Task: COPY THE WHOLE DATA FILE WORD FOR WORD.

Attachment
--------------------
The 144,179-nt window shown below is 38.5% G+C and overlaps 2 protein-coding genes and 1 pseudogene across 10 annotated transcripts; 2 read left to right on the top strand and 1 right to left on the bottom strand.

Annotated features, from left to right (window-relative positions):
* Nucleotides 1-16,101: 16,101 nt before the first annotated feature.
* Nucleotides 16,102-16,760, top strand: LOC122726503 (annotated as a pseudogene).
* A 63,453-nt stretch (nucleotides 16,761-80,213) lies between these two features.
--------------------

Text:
The 144,179-nt window shown below is 38.5% G+C and overlaps 2 protein-coding genes and 1 pseudogene across 10 annotated transcripts; 2 read left to right on the top strand and 1 right to left on the bottom strand.

Annotated features, from left to right (window-relative positions):
* Nucleotides 1-16,101: 16,101 nt before the first annotated feature.
* Nucleotides 16,102-16,760, top strand: LOC122726503 (annotated as a pseudogene).
* A 63,453-nt stretch (nucleotides 16,761-80,213) lies between these two features.